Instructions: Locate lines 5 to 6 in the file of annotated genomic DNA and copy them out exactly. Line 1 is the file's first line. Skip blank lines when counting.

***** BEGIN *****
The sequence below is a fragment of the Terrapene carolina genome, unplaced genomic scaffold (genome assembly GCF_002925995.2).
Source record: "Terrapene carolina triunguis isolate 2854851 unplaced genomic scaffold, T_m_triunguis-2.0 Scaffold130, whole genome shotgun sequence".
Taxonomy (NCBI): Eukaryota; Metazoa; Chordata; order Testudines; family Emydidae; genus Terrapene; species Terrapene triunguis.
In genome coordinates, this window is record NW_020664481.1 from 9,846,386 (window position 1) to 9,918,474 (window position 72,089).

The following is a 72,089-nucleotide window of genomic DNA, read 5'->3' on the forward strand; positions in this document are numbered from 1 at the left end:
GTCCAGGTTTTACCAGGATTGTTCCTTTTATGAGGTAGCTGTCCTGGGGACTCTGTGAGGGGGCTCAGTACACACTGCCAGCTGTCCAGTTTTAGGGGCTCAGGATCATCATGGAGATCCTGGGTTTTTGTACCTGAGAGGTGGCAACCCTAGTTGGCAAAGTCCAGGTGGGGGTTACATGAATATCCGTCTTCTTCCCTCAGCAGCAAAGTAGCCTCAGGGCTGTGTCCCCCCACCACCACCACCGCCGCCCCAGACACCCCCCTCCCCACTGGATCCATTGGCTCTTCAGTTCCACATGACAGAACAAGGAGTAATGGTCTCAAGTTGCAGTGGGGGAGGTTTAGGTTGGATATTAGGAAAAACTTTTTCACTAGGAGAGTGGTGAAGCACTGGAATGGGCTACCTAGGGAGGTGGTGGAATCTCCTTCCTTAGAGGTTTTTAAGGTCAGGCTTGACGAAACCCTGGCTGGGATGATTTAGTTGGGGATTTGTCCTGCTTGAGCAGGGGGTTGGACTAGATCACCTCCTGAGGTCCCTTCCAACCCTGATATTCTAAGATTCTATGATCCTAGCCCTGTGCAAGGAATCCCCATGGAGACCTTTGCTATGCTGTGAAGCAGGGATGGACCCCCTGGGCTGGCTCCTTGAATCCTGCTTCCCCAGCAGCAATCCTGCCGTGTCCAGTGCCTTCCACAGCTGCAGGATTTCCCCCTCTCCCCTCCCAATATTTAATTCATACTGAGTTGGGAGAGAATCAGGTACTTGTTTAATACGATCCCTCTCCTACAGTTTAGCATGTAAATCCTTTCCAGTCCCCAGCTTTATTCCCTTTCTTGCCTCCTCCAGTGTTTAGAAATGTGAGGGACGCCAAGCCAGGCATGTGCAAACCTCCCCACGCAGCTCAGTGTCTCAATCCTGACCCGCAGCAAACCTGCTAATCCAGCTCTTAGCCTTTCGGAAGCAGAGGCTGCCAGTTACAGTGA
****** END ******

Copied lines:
The following is a 72,089-nucleotide window of genomic DNA, read 5'->3' on the forward strand; positions in this document are numbered from 1 at the left end:
GTCCAGGTTTTACCAGGATTGTTCCTTTTATGAGGTAGCTGTCCTGGGGACTCTGTGAGGGGGCTCAGTACACACTGCCAGCTGTCCAGTTTTAGGGGCTCAGGATCATCATGGAGATCCTGGGTTTTTGTACCTGAGAGGTGGCAACCCTAGTTGGCAAAGTCCAGGTGGGGGTTACATGAATATCCGTCTTCTTCCCTCAGCAGCAAAGTAGCCTCAGGGCTGTGTCCCCCCACCACCACCACCGCCGCCCCAGACACCCCCCTCCCCACTGGATCCATTGGCTCTTCAGTTCCACATGACAGAACAAGGAGTAATGGTCTCAAGTTGCAGTGGGGGAGGTTTAGGTTGGATATTAGGAAAAACTTTTTCACTAGGAGAGTGGTGAAGCACTGGAATGGGCTACCTAGGGAGGTGGTGGAATCTCCTTCCTTAGAGGTTTTTAAGGTCAGGCTTGACGAAACCCTGGCTGGGATGATTTAGTTGGGGATTTGTCCTGCTTGAGCAGGGGGTTGGACTAGATCACCTCCTGAGGTCCCTTCCAACCCTGATATTCTAAGATTCTATGATCCTAGCCCTGTGCAAGGAATCCCCATGGAGACCTTTGCTATGCTGTGAAGCAGGGATGGACCCCCTGGGCTGGCTCCTTGAATCCTGCTTCCCCAGCAGCAATCCTGCCGTGTCCAGTGCCTTCCACAGCTGCAGGATTTCCCCCTCTCCCCTCCCAATATTTAATTCATACTGAGTTGGGAGAGAATCAGGTACTTGTTTAATACGATCCCTCTCCTACAGTTTAGCATGTAAATCCTTTCCAGTCCCCAGCTTTATTCCCTTTCTTGCCTCCTCCAGTGTTTAGAAATGTGAGGGACGCCAAGCCAGGCATGTGCAAACCTCCCCACGCAGCTCAGTGTCTCAATCCTGACCCGCAGCAAACCTGCTAATCCAGCTCTTAGCCTTTCGGAAGCAGAGGCTGCCAGTTACAGTGA